Zachary Claman is looking to take old roads toward a path for a new beginning.
On Tuesday, the 20-year-old Canadian was confirmed for a full-time seat at Belardi Auto Racing for the 2019 Indy Lights presented by Cooper Tires season – the top step of the Mazda Road to Indy development ladder sanctioned by INDYCAR.
Claman spent this year competing as a rookie in the Verizon IndyCar Series, making nine starts with Dale Coyne Racing. While the battle to find a competitive seat can be just as fierce as the racing on the track, an opportunity came in the form of driving for Belardi at the MRTI test at Homestead-Miami Speedway last week.
The chance to test for team owner Brian Belardi was long overdue. If not for Claman making the jump to Indy cars in 2018 after a two-year Indy Lights, it may have happened a lot sooner.
“Me and Brian Belardi have been speaking for quite some time about doing Lights,” Claman said. “Before I went to INDYCAR, we were working on something and when I had the opportunity to go to INDYCAR, that fell through. So we revisited the idea this year and it seemed like a perfect fit.”
After a season driving an Indy car, which carries up to 700 horsepower, adjustments were needed when climbing back behind the wheel of the Indy Lights Dallara IL-15, which has roughly 200 less horsepower. Admitting the transition back wasn’t “terrible,” Claman conceded there were “a few habits I had to get rid of from the Indy car,” to which he credited Belardi’s engineers for the technical feedback.
Raw pace has never been an issue for Claman, who has logged a total of 10 Verizon IndyCar Series starts in 2017-18. He scored an impressive career-best finish of 12th place on the Indianapolis Motor Speedway road course in May, earning the right to stay in the car and replace injured teammate Pietro Fittipaldi for the Indianapolis 500. Claman proceeded to qualifying a stout 13th and finish 19th in “The Greatest Spectacle in Racing.”
Claman said the decision to return to Indy Lights in 2019 “seemed like the right fit” for several reasons, perhaps none more so than it will provide a chance to continue his growth and sharpen his overall skill set.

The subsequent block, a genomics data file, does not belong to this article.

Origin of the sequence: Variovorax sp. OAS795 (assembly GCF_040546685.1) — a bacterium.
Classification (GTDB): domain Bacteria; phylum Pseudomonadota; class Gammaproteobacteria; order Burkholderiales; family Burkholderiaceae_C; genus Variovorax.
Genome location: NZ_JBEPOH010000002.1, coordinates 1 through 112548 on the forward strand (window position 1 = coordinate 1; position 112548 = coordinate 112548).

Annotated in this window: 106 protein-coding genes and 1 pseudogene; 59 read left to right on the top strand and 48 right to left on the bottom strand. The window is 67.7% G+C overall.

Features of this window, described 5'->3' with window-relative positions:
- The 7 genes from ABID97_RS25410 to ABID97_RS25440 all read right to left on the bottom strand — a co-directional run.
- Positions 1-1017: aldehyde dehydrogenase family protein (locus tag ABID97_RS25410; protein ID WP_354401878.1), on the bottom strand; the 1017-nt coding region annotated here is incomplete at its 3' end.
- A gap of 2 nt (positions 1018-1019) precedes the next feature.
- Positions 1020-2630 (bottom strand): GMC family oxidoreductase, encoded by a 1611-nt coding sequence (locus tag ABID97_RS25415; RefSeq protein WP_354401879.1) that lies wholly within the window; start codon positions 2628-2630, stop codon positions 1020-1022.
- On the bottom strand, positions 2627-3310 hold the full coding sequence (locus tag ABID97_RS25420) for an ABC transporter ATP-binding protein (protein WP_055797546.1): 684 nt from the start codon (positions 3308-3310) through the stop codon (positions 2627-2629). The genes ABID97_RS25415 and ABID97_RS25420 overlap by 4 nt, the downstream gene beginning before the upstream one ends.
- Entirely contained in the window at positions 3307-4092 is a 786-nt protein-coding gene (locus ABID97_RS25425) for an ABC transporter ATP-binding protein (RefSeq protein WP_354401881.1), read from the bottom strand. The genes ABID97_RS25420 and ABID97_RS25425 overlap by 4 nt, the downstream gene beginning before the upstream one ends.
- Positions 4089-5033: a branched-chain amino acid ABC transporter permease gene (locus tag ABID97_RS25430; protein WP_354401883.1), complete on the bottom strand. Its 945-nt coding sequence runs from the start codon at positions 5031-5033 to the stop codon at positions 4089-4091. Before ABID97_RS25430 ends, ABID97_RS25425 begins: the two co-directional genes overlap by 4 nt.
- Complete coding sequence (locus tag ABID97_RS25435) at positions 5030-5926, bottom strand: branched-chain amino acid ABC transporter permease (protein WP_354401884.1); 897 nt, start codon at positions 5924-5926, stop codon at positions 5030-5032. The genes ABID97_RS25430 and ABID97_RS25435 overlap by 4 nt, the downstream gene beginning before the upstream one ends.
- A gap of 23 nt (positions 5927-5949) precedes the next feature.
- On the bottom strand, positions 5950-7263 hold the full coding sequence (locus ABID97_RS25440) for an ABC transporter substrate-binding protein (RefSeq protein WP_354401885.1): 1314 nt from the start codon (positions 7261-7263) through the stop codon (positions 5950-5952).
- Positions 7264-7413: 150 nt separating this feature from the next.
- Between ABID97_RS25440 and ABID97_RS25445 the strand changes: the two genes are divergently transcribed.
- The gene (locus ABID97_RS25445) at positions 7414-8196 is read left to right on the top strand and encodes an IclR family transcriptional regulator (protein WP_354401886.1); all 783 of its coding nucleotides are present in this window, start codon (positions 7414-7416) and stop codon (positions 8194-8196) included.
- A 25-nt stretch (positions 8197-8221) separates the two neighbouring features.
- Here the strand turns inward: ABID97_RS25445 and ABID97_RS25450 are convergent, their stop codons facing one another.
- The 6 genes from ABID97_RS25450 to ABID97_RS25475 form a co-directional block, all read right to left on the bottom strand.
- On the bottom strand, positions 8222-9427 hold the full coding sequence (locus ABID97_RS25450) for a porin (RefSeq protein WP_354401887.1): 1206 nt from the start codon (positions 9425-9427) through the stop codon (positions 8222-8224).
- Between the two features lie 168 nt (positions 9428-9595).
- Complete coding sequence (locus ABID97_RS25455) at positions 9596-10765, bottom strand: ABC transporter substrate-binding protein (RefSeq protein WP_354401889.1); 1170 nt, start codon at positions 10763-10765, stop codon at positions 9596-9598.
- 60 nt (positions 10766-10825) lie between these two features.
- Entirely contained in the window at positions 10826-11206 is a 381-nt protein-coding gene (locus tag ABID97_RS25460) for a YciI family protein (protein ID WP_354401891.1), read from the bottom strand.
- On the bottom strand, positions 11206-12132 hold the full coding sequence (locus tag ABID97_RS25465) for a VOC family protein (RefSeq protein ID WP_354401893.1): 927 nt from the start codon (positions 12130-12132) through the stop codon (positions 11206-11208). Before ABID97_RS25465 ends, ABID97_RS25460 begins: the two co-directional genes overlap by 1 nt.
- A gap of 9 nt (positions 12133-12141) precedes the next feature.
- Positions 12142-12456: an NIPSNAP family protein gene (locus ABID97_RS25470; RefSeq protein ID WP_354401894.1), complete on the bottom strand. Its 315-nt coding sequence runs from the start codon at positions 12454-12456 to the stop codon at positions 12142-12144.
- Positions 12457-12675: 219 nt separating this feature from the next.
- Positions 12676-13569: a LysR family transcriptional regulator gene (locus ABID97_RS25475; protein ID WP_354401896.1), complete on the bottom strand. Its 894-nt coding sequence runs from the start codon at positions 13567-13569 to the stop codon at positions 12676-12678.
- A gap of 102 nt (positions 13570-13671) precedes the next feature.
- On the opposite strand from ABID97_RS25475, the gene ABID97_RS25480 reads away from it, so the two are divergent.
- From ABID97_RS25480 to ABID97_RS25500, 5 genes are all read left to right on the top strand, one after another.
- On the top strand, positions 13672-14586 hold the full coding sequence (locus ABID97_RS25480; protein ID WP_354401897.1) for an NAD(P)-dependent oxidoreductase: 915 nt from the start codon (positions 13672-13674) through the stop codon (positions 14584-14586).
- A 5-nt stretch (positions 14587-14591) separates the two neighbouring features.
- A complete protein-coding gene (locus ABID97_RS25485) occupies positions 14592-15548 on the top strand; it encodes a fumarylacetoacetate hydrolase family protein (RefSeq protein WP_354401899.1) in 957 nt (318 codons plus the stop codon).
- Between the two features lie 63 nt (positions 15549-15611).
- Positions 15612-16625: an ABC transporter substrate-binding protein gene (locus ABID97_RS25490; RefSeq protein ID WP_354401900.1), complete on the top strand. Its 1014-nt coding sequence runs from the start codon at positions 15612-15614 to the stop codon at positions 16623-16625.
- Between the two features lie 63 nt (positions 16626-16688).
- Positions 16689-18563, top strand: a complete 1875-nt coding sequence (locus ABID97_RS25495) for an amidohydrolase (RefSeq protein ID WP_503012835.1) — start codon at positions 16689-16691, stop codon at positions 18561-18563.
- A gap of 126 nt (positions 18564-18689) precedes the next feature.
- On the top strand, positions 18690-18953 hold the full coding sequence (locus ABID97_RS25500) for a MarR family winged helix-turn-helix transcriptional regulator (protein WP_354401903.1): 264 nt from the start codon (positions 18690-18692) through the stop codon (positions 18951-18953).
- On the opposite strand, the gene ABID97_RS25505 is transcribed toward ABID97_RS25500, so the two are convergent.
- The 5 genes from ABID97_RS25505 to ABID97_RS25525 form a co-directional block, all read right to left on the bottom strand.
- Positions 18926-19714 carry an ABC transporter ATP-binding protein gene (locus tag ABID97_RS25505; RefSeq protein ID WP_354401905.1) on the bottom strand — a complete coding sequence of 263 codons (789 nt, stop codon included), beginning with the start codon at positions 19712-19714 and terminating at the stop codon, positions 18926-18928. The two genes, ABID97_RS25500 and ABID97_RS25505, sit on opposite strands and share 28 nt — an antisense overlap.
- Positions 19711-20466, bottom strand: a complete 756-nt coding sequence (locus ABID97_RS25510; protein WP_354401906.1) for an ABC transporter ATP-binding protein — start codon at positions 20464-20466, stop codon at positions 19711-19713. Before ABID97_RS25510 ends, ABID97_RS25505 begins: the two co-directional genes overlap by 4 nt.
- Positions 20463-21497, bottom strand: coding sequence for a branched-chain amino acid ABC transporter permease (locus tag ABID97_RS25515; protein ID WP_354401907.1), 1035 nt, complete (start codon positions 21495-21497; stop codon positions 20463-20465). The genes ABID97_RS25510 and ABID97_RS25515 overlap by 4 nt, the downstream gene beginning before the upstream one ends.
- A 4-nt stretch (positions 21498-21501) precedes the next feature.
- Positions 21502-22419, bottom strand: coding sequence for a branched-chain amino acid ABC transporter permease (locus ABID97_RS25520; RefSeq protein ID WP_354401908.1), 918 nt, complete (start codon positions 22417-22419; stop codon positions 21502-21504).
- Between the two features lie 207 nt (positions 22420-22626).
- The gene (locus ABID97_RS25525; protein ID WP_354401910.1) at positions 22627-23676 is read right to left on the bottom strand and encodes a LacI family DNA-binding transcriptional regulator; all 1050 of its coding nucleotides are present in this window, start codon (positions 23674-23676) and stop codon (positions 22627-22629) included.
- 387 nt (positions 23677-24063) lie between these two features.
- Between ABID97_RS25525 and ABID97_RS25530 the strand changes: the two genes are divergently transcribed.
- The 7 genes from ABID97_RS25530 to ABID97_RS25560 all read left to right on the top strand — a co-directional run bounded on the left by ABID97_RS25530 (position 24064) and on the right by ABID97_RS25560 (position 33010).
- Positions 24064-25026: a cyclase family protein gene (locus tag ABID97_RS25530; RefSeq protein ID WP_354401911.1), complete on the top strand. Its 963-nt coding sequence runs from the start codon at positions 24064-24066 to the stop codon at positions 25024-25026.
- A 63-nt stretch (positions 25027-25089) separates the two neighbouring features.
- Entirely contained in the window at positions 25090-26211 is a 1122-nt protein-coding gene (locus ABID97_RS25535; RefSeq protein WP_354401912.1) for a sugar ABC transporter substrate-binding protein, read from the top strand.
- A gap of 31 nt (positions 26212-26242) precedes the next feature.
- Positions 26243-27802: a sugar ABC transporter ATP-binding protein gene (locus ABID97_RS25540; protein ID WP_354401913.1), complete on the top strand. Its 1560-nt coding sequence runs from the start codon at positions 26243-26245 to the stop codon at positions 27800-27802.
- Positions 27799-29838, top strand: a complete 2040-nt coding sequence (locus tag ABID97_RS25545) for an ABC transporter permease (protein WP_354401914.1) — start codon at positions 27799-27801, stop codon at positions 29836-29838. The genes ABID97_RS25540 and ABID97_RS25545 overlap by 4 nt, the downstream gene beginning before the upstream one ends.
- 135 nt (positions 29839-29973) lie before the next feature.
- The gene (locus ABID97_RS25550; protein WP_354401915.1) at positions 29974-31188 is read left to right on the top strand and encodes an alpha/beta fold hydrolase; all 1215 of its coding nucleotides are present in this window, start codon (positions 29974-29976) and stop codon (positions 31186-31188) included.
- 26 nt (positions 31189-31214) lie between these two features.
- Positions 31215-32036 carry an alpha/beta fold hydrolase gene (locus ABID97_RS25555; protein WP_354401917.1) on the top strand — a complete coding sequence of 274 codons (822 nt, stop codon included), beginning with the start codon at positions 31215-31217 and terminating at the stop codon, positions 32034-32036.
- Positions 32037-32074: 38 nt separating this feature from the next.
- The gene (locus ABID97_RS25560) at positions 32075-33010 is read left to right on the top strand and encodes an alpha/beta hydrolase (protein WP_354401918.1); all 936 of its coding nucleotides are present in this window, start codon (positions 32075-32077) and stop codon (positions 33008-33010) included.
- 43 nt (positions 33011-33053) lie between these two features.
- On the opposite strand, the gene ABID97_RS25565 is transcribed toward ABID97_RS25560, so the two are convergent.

“There are always things for me to improve,” he said. “I think mainly it is going be starting up front and working on my qualifying pace. I’ve had strong race pace throughout my whole Lights career but haven’t nailed qualifying. That will be my main focus to start the year.”
His Indy Lights date to 2016 with Juncos Racing, where Claman collected three top-five finishes and placed ninth in the championship as a rookie. The following year, he took a seat at Carlin and collected his first win at Road America (Race 2) and followed up with three additional podiums en route to fifth in the final standings.
When the possibility of returning the Indy Lights began to materialize, Claman’s focus was on Belardi. One of the most respected teams in the paddock, it boasts a strong resume of success, including a driver’s championship with Gabby Chaves in 2014 and a team title in 2017.
“Belardi is a proven team who has won before,” Claman said. “They have a proven track record of getting drivers to INDYCAR and keeping them there.
“For me to grow as a driver and have a shot at the championship this year, I felt they were the best to do it with.”
Winning the Indy Lights championship comes with the added bonus of a $1.1 million scholarship, which guarantees the champ at least three IndyCar Series races in 2020, including the 104th Indianapolis 500. While that dangling carrot is enticing, Claman isn’t going to allow the possibility distract from the job at hand.
“I would say going back to Lights is just getting me back on track to be in INDYCAR,” he said. “I’m not focused on what’s next after Lights. My only concern is to win the championship.”